One of the most compelling parts of J. R. R. Tolkien’s epic novel, The Lord of the Rings, is when Aragorn, the hidden King of Gondor rides to that city’s deliverance through a fearsome road called “The Paths of the Dead.” No one had ever successfully passed that way before but Legolas the Elf, Gimli the Dwarf, and the Rangers of the Grey Company all were willing to follow their king through those dreadful depths. It may have seemed terrible but they were willing to go because Aragorn had told them, “We must go in . . . for if ever we come through this darkness, many leagues lie beyond, and every hour that is lost there will bring the triumph of” evil. The Grey Company was willing to follow their leader, Aragorn, through a dark and dangerous path, only because he was leading them.
Similarly, we live in dark times and are frequently filled with dread. Many of us have troubled hearts these days because we are living in troubling times. We’re struggling with the fear of illness and potential death. Some of us are dealing with grief for lost loved ones. Others of us have been spared illness and grief but are facing job loss and financial crisis. Some of us are distressed by racial turmoil and neighborhood violence. Why should we continue down these paths? Because we are following our King and His way is different than we might expect. He takes us through these trying times in His own way.
In my last blog post we began to look at Psalm 77: A Psalm for Troubled Hearts. We looked at two principles found in that Psalm. First, we need to express our troubled hearts to God in transparent, honest prayer (vv. 1-10). Second, we need to review God’s tremendous actions in the past as recorded in Scripture (vv. 11-12). As Asaph the Psalmist looked in Scripture, he remembered, reflected and meditated on God’s ways. It seems he was focused on reading the Torah and there he discovered five characteristics of God’s ways that would guide both his and our understanding of traveling through troubled times.
First, God’s way is distinctive. In v. 13 he writes, “God, your way is holy. What god is great like you?” When we read “holy” we automatically assume that it always has an ethical or moral sense. But the word literally means “set apart.” That’s why even inanimate bowls used in the tabernacle were called holy. They were set apart. In v. 13, it is saying that God is leading in ways that are set apart, or distinctive. When we choose a road to get to a destination, we generally choose the easiest, fastest, and safest highway. God’s way is different. He takes an alternate route to grow us into the people we need to be. Think of the Israel’s wilderness wanderings. I once heard someone say that when God led Israel through the wilderness, His path appeared to be a zig zag. Not necessarily the way we’d do it, but it’s God’s way.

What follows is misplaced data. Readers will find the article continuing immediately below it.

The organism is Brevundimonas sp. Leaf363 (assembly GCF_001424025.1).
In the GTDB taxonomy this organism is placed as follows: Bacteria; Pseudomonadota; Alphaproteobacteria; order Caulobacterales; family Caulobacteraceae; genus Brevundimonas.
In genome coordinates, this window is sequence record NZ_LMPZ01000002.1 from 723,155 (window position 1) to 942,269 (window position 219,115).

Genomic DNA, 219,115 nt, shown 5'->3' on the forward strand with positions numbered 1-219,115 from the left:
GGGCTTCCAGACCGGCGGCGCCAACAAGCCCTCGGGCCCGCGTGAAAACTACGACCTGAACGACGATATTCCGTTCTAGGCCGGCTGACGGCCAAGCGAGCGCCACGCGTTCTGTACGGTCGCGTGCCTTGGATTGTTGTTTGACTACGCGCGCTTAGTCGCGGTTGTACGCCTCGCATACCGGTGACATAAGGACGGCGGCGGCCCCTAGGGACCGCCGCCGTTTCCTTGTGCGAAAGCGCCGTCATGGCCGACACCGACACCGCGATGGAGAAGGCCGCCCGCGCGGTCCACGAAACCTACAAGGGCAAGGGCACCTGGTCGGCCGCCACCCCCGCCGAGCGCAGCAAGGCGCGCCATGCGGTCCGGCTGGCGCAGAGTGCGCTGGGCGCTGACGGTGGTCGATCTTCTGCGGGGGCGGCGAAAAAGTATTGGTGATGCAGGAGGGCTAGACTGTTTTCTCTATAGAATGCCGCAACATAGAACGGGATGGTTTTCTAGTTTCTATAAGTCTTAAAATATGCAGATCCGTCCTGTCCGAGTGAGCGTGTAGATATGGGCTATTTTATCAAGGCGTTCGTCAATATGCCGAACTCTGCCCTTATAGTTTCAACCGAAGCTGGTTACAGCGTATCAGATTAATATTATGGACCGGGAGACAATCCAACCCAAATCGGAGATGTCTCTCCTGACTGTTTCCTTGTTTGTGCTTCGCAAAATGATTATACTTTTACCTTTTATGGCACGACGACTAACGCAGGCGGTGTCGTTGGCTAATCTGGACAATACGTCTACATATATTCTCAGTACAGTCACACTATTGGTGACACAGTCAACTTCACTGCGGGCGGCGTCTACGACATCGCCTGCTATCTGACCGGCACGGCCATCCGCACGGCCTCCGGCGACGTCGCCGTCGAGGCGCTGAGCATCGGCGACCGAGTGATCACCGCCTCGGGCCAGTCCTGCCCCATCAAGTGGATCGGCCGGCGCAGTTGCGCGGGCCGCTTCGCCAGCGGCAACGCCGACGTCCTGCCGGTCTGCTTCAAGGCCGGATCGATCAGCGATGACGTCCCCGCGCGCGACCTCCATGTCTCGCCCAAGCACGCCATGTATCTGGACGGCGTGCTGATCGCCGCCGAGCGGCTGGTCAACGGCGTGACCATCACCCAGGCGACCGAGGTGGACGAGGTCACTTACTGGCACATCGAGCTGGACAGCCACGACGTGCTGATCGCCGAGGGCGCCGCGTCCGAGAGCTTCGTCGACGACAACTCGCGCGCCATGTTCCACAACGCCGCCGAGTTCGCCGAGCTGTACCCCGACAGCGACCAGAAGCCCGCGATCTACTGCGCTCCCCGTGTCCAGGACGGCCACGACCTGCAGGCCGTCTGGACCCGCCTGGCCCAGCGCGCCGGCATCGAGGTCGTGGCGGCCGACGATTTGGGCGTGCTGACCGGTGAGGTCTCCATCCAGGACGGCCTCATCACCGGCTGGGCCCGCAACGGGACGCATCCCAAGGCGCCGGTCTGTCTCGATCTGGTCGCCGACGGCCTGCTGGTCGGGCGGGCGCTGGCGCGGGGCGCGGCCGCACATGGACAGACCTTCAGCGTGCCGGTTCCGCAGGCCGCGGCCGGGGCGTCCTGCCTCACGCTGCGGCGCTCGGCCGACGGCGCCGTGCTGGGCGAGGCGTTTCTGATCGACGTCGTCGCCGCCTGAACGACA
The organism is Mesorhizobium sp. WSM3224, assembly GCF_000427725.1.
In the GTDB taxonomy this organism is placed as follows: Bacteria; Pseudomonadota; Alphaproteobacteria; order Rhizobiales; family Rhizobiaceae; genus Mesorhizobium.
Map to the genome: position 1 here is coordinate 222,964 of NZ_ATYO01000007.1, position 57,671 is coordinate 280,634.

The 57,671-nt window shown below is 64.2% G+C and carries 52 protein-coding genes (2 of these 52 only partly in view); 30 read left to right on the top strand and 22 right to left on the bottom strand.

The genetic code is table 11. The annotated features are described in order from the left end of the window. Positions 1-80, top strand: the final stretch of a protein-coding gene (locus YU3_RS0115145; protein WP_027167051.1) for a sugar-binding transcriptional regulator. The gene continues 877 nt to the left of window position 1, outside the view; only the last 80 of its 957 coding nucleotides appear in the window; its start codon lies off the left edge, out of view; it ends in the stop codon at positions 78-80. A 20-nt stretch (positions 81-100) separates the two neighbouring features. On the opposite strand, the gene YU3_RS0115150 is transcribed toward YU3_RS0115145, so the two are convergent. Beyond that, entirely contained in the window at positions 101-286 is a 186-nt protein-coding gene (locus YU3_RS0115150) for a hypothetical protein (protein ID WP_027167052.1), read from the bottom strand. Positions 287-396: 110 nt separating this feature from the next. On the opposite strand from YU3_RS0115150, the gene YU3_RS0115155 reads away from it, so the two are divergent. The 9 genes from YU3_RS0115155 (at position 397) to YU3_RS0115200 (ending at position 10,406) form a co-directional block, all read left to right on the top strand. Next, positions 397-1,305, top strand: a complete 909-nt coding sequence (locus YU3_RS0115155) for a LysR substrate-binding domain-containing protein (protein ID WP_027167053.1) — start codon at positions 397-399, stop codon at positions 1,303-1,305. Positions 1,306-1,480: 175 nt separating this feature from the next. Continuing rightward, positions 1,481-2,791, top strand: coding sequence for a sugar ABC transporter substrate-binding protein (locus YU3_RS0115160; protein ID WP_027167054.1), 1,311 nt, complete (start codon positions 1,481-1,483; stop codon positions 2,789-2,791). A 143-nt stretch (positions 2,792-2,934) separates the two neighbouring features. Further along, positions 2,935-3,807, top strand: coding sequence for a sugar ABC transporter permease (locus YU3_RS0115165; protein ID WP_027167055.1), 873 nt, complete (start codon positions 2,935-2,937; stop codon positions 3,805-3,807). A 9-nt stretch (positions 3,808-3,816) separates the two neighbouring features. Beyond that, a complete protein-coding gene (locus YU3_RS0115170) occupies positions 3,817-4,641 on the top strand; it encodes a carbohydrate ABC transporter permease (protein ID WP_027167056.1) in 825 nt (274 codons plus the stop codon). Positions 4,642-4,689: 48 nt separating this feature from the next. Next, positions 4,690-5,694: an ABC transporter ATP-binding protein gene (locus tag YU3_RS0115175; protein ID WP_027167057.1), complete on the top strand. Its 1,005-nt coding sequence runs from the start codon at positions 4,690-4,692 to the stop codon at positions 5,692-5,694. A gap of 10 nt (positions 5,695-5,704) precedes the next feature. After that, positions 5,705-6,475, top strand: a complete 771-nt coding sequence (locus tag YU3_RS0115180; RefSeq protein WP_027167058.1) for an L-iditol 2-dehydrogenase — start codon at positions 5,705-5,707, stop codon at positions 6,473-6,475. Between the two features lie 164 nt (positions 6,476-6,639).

Second, God’s way is powerful. Vv. 14-15 describe the Lord as One who “works wonders” and who reveals His “strength among the peoples.” It is with His “power” that He “redeemed (meaning delivered) His people.” The path God leads us on may be disquieting, even dangerous. But God’s power will be revealed to get us through. In fact, the Lord deliberately puts us into these troubling and trying circumstances so we can learn steadfastness and stability. And we’ll rejoice when we see Him work powerfully.
Third, God’s way is often through danger. The psalmist describes God leading Israel through the parting of the Red Sea. Not only did Israel face the dangerous Red Sea with an army pursuing them, but in vv. 16-19a the psalmist adds that the depths of the sea shook and there was thunder and lightning. As terrifying as it was, God’s way “went through the sea and Your path through the great waters.” It may seem that all the danger we face is random and meaningless. But God leads us through the flood so we can learn to be steadfast and to trust Him. Also, so we can praise Him once He has delivered us.
Fourth, God’s way is hidden. In the second half of v. 19, the psalmist declares that when God led Israel through the Red Sea, “Your footprints were unseen.” God was leading Israel the entire time the nation passed through the sea. Yet it seemed that God was hidden from them. Just as when we go through trying times, the Lord is leading and guiding but not necessarily through our five senses. God leads us through obedience to His Word and He is with us all the time. Just as in C.S. Lewis’s children’s novel, The Horse and His Boy, Shasta thought that through all his difficulties, he had always been alone. Only at the end of the story, did he learn that the great lion Aslan, had been protecting and guiding him throughout his life. Aslan had been active although his way was hidden from the boy. In the same way, God is leading us through these troubling times but His footsteps are unseen.
Finally, God’s way uses people. In v. 20, God is said to have led His people “by the hand of Aaron and Moses.” God makes His ways evident through His providential use of people. It’s why, even in these days of lockdown and distancing, we need to be in fellowship with our spiritual family. I heard a physician say that we ought not to call this a time of “social distancing” but “physical distancing.” We may be required not to be physically near others, but the blessing of our technological age is that we can worship through streaming, we can fellowship via Facetime, we can study together through Zoom. We need God’s people to provide strength and encouragement in these trying times.
Many years ago, my wife was facing the most frightening and troubling time of her life. She looked for encouragement from the Word and found it in Psalm 25:10. That verse reads, “All the paths of the Lord are lovingkindness and truth.” She learned this was true, even when the road has “lions and tigers and bears” on it. That’s also what we learn from Psalm 77—God’s path may be through troubling times but they are filled with His love and truth.